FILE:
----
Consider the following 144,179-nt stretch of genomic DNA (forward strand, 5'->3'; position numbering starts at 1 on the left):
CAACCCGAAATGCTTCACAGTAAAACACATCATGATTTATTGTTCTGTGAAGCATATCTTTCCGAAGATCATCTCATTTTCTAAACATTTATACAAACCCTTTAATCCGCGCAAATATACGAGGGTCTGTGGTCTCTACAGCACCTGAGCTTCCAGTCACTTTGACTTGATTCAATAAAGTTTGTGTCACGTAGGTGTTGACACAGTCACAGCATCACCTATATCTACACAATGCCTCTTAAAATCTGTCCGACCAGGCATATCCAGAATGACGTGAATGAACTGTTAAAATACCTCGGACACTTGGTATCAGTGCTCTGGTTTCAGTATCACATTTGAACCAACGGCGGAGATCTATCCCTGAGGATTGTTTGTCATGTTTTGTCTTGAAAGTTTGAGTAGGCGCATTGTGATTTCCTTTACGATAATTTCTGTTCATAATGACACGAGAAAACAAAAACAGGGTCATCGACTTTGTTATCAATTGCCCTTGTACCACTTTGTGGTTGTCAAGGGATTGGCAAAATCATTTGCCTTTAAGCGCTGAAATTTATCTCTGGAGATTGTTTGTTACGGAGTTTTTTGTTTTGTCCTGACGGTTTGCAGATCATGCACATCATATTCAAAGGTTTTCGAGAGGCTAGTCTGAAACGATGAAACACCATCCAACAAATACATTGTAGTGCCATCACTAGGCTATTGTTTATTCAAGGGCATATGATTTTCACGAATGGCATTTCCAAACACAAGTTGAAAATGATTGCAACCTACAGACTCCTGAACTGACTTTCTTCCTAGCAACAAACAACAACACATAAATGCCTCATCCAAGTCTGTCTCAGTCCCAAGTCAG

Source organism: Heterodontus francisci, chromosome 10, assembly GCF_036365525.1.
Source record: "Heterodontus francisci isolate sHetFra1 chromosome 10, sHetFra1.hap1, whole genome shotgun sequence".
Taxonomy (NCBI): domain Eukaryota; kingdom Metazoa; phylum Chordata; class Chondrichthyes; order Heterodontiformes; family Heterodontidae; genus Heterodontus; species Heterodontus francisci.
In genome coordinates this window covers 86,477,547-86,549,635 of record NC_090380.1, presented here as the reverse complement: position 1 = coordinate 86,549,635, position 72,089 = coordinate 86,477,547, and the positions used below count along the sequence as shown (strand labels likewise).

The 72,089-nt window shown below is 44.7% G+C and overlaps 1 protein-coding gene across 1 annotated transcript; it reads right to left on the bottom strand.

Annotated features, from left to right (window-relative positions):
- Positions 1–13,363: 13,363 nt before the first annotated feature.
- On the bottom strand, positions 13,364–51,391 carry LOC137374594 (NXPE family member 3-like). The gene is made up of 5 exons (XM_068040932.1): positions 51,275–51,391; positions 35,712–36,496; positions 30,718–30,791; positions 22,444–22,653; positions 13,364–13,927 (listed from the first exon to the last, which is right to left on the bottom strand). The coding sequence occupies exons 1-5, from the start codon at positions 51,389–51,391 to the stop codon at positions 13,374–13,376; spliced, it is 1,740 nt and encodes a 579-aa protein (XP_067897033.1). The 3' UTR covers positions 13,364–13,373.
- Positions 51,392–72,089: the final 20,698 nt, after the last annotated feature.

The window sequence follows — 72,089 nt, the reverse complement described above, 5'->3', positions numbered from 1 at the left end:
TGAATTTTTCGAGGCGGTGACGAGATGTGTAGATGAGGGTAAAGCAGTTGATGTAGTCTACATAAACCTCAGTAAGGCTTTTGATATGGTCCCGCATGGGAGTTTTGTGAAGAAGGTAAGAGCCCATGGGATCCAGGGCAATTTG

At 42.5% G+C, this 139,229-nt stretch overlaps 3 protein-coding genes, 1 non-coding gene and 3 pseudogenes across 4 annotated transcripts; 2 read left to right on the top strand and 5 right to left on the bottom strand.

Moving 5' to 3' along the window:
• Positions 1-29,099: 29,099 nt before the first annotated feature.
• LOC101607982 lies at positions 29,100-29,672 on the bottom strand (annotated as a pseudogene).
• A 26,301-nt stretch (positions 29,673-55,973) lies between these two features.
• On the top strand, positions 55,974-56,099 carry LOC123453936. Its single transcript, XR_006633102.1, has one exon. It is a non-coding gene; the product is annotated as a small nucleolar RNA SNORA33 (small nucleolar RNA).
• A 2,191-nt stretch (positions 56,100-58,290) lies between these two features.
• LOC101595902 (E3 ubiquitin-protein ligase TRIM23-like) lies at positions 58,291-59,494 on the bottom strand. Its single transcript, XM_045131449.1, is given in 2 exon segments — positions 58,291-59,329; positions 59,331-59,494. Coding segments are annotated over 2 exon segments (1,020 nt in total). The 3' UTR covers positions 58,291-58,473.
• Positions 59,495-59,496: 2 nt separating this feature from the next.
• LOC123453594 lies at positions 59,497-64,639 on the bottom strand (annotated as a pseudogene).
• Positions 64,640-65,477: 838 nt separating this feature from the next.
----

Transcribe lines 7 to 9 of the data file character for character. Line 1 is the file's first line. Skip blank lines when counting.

The 72,089-nt window shown below is 44.7% G+C and overlaps 1 protein-coding gene across 1 annotated transcript; it reads right to left on the bottom strand.

Annotated features, from left to right (window-relative positions):
- Positions 1–13,363: 13,363 nt before the first annotated feature.